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Day 17 - 18

At sea

On our way north we are again followed by a great selection of seabirds while crossing the Drake Passage.

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Day 19

Ushuaia

We arrive in the morning in Ushuaia and disembark.

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Included:

• Voyage aboard the designated vessel as indicated in the itinerary.
• All meals throughout the voyage aboard the ship including snacks, coffee and tea.
• Free use of rubber boots and snowshoes aboard ‘Plancius’.
• Pre-scheduled group transfer from the vessel to the airport in Ushuaia (directly after disembarkation).
• All shore excursions and activities throughout the voyage by Zodiac.
• Program of lectures by noted naturalists and leadership by experienced expedition staff.
• All miscellaneous service taxes and port charges throughout the program.
• Comprehensive pre-departure material.

Not Included:

Any airfare; pre- and post land arrangements; transfers to the vessel; passport and visa expenses; Government arrival and departure taxes; meals ashore; baggage, cancellation and personal insurance (which is strongly recommended); excess baggage charges and all items of a personal nature such as laundry, bar, beverage charges and telecommunication charges; and the customary gratuity at the end of the voyages for stewards and other service personnel aboard (guidelines will be provided).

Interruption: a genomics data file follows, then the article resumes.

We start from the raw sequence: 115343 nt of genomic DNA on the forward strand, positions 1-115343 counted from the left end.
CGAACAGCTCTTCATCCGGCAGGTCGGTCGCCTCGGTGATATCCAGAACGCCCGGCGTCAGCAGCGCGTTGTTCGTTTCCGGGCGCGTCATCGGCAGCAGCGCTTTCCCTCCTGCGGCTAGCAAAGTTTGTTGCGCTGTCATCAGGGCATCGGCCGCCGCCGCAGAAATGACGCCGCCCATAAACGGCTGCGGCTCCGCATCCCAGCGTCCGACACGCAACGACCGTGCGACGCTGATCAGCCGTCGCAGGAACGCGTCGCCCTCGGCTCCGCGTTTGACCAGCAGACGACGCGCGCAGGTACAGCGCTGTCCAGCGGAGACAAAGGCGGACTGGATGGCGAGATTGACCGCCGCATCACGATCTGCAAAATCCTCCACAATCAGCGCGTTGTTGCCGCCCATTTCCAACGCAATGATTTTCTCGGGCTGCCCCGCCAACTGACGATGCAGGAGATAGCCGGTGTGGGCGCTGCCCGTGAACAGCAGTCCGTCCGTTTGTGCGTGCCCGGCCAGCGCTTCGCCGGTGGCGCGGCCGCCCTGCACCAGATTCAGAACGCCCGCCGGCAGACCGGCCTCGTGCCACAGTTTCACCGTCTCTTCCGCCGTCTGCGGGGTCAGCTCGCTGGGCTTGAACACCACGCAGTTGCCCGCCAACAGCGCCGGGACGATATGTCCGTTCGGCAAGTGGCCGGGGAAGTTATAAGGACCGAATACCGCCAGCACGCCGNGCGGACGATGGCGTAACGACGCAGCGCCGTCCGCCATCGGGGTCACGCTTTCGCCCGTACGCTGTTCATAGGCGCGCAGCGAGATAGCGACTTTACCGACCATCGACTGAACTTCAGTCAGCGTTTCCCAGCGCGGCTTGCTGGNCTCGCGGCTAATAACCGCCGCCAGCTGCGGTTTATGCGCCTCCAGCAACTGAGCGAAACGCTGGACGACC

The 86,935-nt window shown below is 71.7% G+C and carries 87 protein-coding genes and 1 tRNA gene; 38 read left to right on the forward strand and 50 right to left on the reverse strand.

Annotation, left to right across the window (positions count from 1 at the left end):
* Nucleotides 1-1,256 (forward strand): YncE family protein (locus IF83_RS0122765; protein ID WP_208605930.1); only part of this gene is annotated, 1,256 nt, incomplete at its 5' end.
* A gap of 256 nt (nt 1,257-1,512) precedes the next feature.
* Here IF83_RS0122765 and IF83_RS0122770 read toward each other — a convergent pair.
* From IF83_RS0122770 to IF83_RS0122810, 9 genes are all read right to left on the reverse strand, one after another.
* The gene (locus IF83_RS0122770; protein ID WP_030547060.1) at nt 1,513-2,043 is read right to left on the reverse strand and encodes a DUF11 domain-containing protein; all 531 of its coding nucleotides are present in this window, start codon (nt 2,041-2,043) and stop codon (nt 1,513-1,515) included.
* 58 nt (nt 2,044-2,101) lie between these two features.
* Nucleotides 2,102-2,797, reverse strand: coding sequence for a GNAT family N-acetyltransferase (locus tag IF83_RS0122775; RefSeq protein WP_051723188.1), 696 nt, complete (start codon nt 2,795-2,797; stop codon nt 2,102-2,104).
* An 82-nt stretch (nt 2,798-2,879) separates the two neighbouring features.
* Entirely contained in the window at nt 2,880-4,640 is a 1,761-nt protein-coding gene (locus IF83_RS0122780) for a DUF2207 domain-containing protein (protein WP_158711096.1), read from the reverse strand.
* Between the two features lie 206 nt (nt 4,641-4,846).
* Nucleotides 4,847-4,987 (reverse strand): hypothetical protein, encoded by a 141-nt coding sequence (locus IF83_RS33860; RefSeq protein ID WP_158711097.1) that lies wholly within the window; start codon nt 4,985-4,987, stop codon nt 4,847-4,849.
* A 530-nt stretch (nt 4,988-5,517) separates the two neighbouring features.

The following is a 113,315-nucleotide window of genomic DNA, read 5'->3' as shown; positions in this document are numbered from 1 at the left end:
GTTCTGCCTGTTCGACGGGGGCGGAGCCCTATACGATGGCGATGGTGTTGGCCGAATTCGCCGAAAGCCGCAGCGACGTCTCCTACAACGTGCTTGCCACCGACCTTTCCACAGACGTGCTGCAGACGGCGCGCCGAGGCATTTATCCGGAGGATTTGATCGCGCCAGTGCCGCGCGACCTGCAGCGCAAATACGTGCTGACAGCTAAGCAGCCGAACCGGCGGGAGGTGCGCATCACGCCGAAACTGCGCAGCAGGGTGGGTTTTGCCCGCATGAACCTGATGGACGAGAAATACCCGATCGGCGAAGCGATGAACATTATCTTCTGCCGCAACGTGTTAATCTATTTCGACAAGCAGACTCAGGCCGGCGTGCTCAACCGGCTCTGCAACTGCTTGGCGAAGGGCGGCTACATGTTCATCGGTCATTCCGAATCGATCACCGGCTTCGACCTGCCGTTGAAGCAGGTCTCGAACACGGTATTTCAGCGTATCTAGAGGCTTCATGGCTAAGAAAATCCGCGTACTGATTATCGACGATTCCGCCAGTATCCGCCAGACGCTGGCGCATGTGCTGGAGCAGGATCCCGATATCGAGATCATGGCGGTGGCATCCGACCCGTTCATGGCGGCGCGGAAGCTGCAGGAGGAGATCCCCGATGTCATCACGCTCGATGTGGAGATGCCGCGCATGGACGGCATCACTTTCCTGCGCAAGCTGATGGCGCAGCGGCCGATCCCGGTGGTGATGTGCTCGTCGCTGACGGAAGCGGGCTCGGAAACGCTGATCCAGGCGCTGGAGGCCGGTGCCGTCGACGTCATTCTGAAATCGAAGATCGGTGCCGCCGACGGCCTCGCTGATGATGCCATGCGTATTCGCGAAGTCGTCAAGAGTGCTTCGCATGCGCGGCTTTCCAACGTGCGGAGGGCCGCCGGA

Notes:

Rates are subject to change without notice. It is agreed that if world fuel prices will reach or exceed US Dollar 80 per Barrel Brent 90 days prior to departure Oceanwide Expeditions reserves the right to levy a fuel surcharge of US Dollar 25 per passenger per night, to be paid by the contracting party of Oceanwide Expeditions.

Indicative Tour Cost

Per person in USD

*** Quadruple Private from Share Twin - $12,400.00

**** Twin with porthole from Share Twin - $14,900.00

MEALS:

B.  Breakfast included
L.  Lunch included
D.  Dinner included

Why Choose BFirst Travel?

BFirst Travel, a wholly owned Australian tour company, ATAS/AFTA accredited and helloworld affiliate. For the past 15 years we have specialised exclusively in Latin America. We know a few parts of the world, and we know them well. Our been there, done that expertise elevates your experience beyond the ordinary, to the level of adventure with comfort! "Travel is all about the experience, which starts with your travel preparations”.